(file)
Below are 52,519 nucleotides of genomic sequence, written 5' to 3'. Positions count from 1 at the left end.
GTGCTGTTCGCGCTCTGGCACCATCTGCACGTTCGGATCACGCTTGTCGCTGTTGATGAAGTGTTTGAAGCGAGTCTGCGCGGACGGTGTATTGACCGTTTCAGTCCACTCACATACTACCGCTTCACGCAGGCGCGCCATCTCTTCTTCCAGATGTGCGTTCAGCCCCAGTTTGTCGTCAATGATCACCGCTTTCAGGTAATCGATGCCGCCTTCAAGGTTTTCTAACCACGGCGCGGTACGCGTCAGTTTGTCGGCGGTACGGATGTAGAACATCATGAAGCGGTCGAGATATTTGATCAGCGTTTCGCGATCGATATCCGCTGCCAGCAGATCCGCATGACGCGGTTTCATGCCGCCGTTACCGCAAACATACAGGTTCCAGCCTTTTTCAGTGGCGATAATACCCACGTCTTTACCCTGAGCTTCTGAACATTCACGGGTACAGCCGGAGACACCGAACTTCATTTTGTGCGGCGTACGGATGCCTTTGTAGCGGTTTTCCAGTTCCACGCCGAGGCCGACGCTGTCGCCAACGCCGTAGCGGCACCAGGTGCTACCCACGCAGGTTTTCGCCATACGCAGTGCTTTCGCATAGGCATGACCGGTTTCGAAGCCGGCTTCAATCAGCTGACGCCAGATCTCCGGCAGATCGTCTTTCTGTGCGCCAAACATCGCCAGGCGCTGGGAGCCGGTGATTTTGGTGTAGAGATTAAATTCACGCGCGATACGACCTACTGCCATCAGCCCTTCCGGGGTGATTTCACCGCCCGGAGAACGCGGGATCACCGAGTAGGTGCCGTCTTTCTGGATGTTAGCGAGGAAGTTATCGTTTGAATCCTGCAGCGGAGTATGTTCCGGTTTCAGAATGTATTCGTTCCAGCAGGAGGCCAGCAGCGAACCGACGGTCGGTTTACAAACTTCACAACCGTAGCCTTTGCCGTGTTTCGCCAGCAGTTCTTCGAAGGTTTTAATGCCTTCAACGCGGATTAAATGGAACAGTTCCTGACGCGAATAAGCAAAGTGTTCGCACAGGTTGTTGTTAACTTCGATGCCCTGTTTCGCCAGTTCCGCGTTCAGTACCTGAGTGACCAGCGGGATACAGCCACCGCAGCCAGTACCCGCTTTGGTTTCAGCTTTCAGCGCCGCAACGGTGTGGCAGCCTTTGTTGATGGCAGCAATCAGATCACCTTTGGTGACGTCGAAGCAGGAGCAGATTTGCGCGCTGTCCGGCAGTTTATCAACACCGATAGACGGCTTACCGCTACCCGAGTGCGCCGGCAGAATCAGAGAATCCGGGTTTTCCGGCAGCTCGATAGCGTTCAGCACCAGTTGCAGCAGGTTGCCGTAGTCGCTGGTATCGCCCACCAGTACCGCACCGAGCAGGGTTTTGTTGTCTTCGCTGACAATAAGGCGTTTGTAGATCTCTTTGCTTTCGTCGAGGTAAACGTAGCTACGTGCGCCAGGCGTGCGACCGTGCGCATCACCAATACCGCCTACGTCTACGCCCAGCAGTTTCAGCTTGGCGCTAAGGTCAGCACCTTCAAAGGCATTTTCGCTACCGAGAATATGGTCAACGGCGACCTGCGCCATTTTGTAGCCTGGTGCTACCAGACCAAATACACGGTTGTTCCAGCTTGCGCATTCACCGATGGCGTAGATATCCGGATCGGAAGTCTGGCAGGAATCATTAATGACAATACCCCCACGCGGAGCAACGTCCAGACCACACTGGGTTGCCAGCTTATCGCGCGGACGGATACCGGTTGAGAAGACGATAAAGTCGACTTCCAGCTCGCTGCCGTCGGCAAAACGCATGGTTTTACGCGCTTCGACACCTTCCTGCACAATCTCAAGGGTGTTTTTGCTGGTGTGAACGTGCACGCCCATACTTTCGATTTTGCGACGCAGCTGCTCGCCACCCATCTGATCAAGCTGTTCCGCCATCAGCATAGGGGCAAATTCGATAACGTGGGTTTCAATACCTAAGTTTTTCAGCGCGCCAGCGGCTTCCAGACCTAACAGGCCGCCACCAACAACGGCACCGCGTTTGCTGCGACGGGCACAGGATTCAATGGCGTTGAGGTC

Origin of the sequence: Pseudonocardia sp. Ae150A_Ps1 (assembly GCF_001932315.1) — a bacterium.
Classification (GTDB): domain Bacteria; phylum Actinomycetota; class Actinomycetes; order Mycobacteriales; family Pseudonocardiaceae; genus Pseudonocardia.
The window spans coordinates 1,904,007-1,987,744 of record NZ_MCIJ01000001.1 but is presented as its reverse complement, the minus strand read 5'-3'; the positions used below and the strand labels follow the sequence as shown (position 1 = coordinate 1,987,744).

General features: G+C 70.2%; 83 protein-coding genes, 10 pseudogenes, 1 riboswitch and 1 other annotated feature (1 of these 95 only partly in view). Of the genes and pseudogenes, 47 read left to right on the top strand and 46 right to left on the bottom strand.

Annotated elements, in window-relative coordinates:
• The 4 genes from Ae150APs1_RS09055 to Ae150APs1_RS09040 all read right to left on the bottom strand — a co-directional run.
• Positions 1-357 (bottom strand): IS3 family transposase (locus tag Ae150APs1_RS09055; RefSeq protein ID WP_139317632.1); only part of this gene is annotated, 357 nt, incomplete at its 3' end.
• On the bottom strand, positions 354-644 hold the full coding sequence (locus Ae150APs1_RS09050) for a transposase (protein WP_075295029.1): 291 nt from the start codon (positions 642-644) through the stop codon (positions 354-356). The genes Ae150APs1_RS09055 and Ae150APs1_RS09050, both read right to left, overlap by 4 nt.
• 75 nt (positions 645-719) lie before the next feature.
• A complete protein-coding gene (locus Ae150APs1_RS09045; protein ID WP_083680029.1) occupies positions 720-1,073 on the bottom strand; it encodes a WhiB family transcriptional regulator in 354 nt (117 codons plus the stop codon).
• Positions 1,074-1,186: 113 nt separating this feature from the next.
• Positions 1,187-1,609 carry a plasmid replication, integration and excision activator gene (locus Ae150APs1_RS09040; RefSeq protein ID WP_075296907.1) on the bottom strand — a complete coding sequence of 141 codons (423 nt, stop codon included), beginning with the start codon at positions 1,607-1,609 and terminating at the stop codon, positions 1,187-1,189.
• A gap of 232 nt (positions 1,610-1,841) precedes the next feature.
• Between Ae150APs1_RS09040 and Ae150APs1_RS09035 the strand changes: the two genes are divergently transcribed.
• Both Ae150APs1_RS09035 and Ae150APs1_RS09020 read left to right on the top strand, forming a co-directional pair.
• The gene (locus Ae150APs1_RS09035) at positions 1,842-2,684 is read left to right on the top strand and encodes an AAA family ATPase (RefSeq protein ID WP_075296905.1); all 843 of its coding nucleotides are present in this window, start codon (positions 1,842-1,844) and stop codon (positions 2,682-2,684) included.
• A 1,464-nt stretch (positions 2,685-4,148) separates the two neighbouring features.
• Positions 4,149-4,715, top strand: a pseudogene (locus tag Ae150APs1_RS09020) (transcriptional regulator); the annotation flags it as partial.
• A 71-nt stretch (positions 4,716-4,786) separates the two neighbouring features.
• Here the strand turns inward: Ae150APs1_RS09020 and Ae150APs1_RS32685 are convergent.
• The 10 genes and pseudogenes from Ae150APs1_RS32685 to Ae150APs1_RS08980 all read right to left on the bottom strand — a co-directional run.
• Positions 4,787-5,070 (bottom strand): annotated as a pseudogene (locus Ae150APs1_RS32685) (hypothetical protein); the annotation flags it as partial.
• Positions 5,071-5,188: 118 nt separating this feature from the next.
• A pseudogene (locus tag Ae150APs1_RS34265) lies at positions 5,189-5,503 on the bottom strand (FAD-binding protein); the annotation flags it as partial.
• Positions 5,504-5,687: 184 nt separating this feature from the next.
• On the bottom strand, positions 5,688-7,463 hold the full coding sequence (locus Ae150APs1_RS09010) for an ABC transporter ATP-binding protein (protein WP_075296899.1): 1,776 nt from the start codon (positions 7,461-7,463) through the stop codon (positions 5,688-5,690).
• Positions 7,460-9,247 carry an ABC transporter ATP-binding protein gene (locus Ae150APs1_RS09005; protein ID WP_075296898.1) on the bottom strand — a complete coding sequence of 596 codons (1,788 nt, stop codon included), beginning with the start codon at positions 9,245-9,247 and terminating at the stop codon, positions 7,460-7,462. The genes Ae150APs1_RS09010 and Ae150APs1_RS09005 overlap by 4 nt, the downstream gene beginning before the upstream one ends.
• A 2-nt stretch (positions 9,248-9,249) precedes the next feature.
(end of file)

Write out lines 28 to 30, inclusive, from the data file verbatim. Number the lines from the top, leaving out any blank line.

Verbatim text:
• On the bottom strand, positions 5,688-7,463 hold the full coding sequence (locus Ae150APs1_RS09010) for an ABC transporter ATP-binding protein (protein WP_075296899.1): 1,776 nt from the start codon (positions 7,461-7,463) through the stop codon (positions 5,688-5,690).
• Positions 7,460-9,247 carry an ABC transporter ATP-binding protein gene (locus Ae150APs1_RS09005; protein ID WP_075296898.1) on the bottom strand — a complete coding sequence of 596 codons (1,788 nt, stop codon included), beginning with the start codon at positions 9,245-9,247 and terminating at the stop codon, positions 7,460-7,462. The genes Ae150APs1_RS09010 and Ae150APs1_RS09005 overlap by 4 nt, the downstream gene beginning before the upstream one ends.
• A 2-nt stretch (positions 9,248-9,249) precedes the next feature.